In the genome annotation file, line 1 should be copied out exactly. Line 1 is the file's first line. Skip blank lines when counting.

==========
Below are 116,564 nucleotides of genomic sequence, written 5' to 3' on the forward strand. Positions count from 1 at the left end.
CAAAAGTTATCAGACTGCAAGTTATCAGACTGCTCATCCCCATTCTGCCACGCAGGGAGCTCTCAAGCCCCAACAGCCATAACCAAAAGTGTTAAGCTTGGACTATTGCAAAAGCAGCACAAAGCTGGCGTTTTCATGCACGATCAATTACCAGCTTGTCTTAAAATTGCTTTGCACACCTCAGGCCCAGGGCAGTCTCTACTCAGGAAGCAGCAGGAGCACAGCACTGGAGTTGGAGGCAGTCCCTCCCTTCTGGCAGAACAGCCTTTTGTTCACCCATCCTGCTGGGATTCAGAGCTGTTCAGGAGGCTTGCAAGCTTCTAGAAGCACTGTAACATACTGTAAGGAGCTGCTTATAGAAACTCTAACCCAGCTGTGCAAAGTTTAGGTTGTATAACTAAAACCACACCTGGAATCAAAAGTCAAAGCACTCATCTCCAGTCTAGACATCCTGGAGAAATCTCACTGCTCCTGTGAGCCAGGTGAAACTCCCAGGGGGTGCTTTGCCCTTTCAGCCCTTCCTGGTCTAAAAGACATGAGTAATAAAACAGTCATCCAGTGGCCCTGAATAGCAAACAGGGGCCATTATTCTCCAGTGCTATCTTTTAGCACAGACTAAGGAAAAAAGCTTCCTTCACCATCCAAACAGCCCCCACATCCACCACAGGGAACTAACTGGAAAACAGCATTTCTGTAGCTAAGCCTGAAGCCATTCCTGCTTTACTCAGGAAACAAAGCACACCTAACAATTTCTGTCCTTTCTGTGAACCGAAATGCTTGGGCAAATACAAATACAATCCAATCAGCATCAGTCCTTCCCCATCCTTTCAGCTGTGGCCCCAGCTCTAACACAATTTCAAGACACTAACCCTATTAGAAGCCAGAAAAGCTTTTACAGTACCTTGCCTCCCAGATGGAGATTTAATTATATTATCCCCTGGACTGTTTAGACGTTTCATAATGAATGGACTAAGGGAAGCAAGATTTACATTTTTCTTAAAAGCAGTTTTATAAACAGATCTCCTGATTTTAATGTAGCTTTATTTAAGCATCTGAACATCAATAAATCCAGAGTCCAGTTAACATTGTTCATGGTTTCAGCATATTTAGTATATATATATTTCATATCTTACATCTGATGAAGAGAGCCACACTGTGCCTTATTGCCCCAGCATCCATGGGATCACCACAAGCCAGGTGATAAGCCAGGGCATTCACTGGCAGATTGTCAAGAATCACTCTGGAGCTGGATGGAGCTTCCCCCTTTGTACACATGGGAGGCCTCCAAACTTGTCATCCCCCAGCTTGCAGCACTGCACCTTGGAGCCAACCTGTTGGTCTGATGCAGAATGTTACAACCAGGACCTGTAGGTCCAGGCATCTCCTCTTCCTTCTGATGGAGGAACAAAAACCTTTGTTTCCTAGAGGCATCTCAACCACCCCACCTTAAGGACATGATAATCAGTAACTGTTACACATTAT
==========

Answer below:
Below are 116,564 nucleotides of genomic sequence, written 5' to 3' on the forward strand. Positions count from 1 at the left end.